Friday, 29 October 2010


All the news from Westminster on forthcoming public service cuts must not be allowed to hide the positive option for Scotland. This was spelt out clearly at the recent SNP Conference in Perth in plain language by the First Minister and party leader Alex Salmond. He said

“Either Scotland stays in the Westminster straightjacket of low growth, public sector cutbacks and blighted futures or we take responsibility and deliver the better society we all want.” And he followed on, “The Independence I seek is the independence to create jobs.”

In Ross-shire there is no doubt that the SNP is setting the policy agenda as elsewhere ahead of this year’s Scottish budget and the 2011 Holyrood elections. A series of opinion poll questions show the SNP is hearing the views of the people of Scotland and responding to their priorities.

A YouGov poll carried out immediately after SNP conference shows that Labour and the LibDems are on the wrong side of the argument, with strong public support for SNP plans to freeze the council tax for two more years and to abolish prescription charges. Labour has failed to back both policies with Iain Gray specifically calling for council tax to increase. 59% of people back the SNP’s decision to extend the council tax freeze. Here in Highland the LibDem council leaders agree with Gray.

In addition, the SNP plans to extend the living wage and call for more financial powers to help grow Scotland’s economy. It’s the only alternative to a dismal decade of cuts from Labour, Lib Dem and Tory London governments. Support for the full powers of independence are increasing since the UK Election.

Over the coming weeks the SNP will continue to listen to the priorities the public share with us through our website. We will set out further details of the policies we will pursue in government now and at the election.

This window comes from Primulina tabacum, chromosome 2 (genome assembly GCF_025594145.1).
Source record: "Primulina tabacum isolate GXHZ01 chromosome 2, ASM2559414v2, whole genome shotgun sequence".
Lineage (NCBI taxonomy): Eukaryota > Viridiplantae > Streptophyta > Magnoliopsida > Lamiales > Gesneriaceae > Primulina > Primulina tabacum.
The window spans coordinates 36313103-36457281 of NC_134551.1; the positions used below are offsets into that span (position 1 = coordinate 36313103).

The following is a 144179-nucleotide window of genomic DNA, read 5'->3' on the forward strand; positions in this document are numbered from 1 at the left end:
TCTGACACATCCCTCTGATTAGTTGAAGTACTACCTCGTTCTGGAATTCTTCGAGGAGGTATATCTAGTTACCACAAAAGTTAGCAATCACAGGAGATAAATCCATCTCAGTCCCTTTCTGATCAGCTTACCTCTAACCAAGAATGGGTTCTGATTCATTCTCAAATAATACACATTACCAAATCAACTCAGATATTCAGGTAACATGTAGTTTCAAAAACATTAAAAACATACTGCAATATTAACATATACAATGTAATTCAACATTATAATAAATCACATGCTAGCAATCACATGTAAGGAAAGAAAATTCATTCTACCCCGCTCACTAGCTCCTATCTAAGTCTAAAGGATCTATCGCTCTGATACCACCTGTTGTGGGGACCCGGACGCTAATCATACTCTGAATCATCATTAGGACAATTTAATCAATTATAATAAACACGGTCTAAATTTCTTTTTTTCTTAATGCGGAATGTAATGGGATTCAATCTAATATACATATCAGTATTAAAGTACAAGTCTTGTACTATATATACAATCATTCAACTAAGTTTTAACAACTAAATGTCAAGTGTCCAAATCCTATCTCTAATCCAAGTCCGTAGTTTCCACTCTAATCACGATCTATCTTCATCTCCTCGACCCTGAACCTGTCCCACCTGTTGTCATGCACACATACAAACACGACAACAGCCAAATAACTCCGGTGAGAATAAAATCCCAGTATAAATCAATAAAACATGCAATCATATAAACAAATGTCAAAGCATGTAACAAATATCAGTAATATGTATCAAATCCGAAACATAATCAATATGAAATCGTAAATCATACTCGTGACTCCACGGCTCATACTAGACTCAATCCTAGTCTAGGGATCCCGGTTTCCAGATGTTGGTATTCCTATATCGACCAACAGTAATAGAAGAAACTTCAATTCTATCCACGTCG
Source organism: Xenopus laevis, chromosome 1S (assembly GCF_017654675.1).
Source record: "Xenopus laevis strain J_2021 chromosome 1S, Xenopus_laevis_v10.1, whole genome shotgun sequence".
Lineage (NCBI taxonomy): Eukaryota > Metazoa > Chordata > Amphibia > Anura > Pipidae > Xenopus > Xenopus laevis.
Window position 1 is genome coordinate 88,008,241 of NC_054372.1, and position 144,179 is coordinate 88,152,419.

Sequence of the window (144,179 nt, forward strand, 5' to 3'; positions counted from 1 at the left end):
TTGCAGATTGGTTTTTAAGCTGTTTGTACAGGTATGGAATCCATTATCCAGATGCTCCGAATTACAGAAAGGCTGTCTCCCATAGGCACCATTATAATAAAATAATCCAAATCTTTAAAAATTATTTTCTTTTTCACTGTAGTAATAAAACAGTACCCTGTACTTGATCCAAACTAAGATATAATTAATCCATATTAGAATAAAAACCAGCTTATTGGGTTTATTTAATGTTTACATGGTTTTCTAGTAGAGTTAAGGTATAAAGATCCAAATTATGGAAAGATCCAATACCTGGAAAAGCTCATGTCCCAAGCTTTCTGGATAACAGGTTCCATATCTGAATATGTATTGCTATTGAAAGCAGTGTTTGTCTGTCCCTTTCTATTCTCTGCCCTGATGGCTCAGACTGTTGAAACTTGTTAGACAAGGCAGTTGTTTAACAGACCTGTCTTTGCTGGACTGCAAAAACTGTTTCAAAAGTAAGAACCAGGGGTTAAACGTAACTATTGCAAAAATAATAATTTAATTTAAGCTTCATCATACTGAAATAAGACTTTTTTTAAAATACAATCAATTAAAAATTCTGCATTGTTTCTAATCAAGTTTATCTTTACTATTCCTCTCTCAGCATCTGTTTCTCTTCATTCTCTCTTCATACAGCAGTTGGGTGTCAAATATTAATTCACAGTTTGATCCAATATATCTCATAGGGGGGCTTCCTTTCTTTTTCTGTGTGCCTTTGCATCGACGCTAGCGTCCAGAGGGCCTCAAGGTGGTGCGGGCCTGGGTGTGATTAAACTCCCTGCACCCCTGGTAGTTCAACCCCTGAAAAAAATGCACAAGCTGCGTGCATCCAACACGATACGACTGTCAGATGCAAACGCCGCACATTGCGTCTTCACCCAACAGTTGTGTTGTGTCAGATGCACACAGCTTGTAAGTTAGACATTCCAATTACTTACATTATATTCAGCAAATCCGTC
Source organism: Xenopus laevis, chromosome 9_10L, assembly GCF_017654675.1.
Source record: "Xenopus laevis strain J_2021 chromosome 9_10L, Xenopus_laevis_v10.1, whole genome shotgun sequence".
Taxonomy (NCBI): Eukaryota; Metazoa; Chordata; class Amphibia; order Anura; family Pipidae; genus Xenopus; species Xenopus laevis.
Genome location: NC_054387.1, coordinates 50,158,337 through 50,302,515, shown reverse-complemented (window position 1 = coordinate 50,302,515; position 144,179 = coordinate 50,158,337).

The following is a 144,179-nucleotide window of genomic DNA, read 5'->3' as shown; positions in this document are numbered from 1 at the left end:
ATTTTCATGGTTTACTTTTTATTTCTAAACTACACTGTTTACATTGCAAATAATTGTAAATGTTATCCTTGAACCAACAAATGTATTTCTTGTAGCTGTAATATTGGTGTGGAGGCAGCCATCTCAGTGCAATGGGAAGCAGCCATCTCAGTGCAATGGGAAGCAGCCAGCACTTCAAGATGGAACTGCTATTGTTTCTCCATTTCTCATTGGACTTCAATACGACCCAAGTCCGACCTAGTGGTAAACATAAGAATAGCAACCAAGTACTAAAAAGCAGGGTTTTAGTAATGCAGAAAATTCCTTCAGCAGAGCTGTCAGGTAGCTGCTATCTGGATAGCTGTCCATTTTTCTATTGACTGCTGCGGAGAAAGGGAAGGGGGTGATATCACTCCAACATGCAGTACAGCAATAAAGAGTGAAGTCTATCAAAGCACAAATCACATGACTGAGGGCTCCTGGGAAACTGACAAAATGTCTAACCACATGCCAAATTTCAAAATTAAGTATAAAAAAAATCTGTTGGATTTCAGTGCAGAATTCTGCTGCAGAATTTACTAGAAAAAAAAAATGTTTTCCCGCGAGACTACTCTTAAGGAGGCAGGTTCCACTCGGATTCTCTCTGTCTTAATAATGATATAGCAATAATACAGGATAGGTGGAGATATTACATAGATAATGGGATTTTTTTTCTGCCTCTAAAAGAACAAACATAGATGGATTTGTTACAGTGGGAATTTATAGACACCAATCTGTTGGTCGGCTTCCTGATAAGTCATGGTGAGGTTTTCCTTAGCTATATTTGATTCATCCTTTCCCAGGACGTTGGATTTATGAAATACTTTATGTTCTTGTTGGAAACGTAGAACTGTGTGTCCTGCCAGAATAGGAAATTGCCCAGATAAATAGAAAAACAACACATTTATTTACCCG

All the talk is that the LibDem and Conservative coalition in London expect private firms to take up the work the public sector has to cut. Huge loans required to stabilise the pound sterling after the crash of 2008 can be coped with better if we grow the number of jobs people had.

During the recess, at my own expense, I visited the huge complex of cooperative industries in the Spanish Basque Country around Mondragon. After 50 years development the workers are still the bosses. There are now two hundred and fifty-six coops in the group. They employ over 90,000 workers who have their own coop social security system, health service, university and bank. their turn over is 16,700 million Euros in 2008.

I defy anyone to say that there is only one solution to strengthening our local and national economy. However Mondragon is also based in Basque culture and language, it breeds local self-esteem. and now they have factories in China and Brazil to name but two outposts of their work.

It should be noted that Basque parliament has more economic powers than Scotland raising all its own taxes….

Can we learn from them? Surely so! Last week I noted Lord Thurso calling for competing firms to join together to free up and use Nigg to create new jobs. Remember that Scottish Government wants offshore renewables developed, yet Highland Council under the LibDems has baulked for eighteen months against compulsory purchase of Nigg. Another approach is needed, you say? Some of Lord Thurso’s councillor colleagues are in the competing firms, so I don’t see competing firms actually cooperating. You have to build that ethos from the start. If Highland Council has the guts, change can come.

An independent country like Norway with the rich resources Scotland also has would not have such fearful local ‘leaders’.

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